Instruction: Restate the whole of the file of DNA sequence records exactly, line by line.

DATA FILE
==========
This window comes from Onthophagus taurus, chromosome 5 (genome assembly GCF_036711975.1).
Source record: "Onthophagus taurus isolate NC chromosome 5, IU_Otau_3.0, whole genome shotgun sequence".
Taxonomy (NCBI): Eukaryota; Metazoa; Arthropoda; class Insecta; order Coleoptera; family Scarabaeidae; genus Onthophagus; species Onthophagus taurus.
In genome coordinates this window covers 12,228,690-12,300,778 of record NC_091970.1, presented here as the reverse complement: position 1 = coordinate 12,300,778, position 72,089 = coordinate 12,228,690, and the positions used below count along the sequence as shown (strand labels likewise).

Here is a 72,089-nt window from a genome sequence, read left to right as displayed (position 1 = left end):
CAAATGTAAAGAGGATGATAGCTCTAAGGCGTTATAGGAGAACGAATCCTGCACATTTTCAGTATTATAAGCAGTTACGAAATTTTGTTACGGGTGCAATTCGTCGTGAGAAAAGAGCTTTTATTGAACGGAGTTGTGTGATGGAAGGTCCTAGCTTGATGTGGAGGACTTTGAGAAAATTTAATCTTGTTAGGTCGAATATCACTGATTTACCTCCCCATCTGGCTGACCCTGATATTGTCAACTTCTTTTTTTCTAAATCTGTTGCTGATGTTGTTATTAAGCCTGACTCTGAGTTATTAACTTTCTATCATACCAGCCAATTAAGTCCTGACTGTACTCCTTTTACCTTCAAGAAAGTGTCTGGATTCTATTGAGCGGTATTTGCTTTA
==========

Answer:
This window comes from Onthophagus taurus, chromosome 5 (genome assembly GCF_036711975.1).
Source record: "Onthophagus taurus isolate NC chromosome 5, IU_Otau_3.0, whole genome shotgun sequence".
Taxonomy (NCBI): Eukaryota; Metazoa; Arthropoda; class Insecta; order Coleoptera; family Scarabaeidae; genus Onthophagus; species Onthophagus taurus.
In genome coordinates this window covers 12,228,690-12,300,778 of record NC_091970.1, presented here as the reverse complement: position 1 = coordinate 12,300,778, position 72,089 = coordinate 12,228,690, and the positions used below count along the sequence as shown (strand labels likewise).

Here is a 72,089-nt window from a genome sequence, read left to right as displayed (position 1 = left end):
CAAATGTAAAGAGGATGATAGCTCTAAGGCGTTATAGGAGAACGAATCCTGCACATTTTCAGTATTATAAGCAGTTACGAAATTTTGTTACGGGTGCAATTCGTCGTGAGAAAAGAGCTTTTATTGAACGGAGTTGTGTGATGGAAGGTCCTAGCTTGATGTGGAGGACTTTGAGAAAATTTAATCTTGTTAGGTCGAATATCACTGATTTACCTCCCCATCTGGCTGACCCTGATATTGTCAACTTCTTTTTTTCTAAATCTGTTGCTGATGTTGTTATTAAGCCTGACTCTGAGTTATTAACTTTCTATCATACCAGCCAATTAAGTCCTGACTGTACTCCTTTTACCTTCAAGAAAGTGTCTGGATTCTATTGAGCGGTATTTGCTTTA